Gene Roddenberry could’ve ruined Star Trek forever with his awful idea for Star Trek II.
Star Trek II: Wrath of Khan is considered by many to be the best the Star Trek films have had to offer. Across all 13 films, Star Trek II is the tentpole by which all other films are measured. Yet, had franchise creator Gene Roddenberry gotten his way, the film likely would’ve ruined the franchise for good, derailed his own reputation, and killed all future projects.
Before what we now know as the Wrath of Khan officially went into production, and before Roddenberry was relegated to an “executive consultant”, the sequel to Star Trek The Motion Picture would’ve seen the crew of the USS Enterprise going back to the past and somehow, undoing their own future. Using the power of movie magic, they would deduce that they need to go back to 1963 in order to set the timeline right by assassinating John F. Kennedy.
Of all the people in the crew to be the trigger man, it would end up being Spock who shot JFK behind the grassy knoll, re-setting history and restoring everything to its proper place in the world.
This failure of an idea, coupled with a substance abuse problem at the time, saw Roddenberry removed from Star Trek in everything but name only. So angry at his removal, fans saw him go around unprompted and start spoiling the ending of Wrath of Kahn for anyone he could find.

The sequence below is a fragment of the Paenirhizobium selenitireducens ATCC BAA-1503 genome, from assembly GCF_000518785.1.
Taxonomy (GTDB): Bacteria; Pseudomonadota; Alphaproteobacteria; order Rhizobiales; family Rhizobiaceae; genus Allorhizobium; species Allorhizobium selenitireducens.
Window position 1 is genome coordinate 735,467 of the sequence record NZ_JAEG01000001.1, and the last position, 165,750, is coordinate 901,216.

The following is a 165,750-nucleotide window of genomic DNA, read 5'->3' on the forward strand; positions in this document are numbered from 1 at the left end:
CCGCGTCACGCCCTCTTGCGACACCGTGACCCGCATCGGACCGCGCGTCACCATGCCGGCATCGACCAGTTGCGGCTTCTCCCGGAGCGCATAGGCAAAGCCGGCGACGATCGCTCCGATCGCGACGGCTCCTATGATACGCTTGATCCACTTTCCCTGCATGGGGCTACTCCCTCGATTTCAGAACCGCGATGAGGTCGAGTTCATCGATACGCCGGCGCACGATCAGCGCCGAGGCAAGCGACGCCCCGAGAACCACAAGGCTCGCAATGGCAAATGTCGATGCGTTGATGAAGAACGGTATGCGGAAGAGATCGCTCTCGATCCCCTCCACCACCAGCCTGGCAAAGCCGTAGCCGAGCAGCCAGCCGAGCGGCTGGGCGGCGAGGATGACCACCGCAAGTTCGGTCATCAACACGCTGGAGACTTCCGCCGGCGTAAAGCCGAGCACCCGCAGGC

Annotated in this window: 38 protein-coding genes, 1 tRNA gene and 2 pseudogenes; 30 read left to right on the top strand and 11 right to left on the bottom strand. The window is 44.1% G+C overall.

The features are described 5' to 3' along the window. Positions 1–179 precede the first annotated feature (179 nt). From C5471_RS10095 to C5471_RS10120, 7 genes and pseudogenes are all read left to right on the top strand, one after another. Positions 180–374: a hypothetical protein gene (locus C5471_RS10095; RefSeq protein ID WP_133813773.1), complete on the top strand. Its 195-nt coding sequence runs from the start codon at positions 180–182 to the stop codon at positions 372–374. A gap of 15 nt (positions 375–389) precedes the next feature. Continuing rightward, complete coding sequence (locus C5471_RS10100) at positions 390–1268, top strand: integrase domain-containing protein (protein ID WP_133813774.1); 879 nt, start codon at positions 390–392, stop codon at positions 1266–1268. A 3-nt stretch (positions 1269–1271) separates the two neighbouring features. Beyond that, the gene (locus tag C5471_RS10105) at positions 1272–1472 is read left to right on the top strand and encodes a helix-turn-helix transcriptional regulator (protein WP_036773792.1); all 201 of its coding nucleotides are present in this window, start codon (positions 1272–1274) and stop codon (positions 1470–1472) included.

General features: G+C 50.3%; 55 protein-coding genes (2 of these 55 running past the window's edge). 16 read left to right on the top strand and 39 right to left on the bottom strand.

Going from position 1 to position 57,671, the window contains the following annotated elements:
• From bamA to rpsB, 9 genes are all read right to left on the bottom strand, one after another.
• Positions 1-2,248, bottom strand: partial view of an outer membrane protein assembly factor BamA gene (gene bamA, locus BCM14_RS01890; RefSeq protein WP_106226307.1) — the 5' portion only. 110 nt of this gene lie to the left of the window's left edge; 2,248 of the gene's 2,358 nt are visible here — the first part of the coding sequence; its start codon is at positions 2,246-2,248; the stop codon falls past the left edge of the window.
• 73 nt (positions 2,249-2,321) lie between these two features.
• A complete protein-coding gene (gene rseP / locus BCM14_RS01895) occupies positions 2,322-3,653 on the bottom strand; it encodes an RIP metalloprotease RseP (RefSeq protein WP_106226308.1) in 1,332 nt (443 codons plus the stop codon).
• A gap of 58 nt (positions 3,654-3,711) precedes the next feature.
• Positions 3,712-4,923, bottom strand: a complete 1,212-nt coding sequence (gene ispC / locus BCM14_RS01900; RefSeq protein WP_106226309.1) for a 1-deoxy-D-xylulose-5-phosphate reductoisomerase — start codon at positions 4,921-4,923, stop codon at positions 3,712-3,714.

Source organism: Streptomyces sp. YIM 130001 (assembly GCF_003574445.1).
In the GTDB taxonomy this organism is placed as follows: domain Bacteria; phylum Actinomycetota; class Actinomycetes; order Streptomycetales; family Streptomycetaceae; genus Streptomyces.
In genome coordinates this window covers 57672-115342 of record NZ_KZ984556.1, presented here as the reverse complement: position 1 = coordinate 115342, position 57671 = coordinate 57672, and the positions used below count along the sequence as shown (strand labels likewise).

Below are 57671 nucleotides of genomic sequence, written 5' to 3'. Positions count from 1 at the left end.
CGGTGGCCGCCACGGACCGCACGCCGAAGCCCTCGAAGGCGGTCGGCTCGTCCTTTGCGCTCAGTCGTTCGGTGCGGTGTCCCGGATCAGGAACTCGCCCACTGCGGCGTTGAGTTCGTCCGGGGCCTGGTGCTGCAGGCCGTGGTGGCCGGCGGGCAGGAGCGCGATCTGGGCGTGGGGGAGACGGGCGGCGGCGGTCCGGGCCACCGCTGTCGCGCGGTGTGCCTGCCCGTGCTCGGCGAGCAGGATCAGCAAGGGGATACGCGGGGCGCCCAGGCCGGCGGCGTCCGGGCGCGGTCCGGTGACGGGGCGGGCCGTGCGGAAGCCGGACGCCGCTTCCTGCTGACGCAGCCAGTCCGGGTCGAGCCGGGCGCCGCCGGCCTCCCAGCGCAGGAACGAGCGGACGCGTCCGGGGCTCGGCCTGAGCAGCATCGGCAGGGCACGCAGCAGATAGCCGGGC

The heads of Paramount saved Gene Roddenberry’s legacy from himself
Had the film gone ahead as planned, it probably would’ve destroyed the rest of the franchise forever. The first Star Trek film had already been panned beyond belief and many thought the franchise was dead in the water. It made money, sure, but the reputation was shot. The studio didn’t think the film series could survive another “Motion Picture” level failure. Eventually, the property would reach a point of diminishing returns if fans weren’t satisfied with what they were getting.
Hence Roddenberry’s dismissal. He wouldn’t be gone forever though.
Roddenberry would return with The Next Generation, but it was Paramount who brought the show into existence, not Roddenberry. Though, fans still attribute Robbenderry to the series nonetheless. The Next Generation was going to happen with or without Roddenberry but right or wrong, the beloved nature of the show helped keep Roddenberry’s legacy intact.
Roddenberry’s post-TOS impact isn’t as large as many fans seem to think. The films were largely made without his input and when they did listen, it turned into a fight. It seemed he had lost his touch. The two years he was most involved in the Next Generation were arguably the two worst seasons in all of Star Trek’s long history and his hate for some of the best films in the franchise is stunningly petty.
He had lost that magic touch by the 80s and had he gotten his hands on Star Trek II, we may not be here talking about his legacy and wild ideas. We may be talking about the next season of Stargate or Battlestar Galactica instead.
It kind of makes the new era of Trek seems acceptable in comparison to some of Roddenberry’s previous ideas.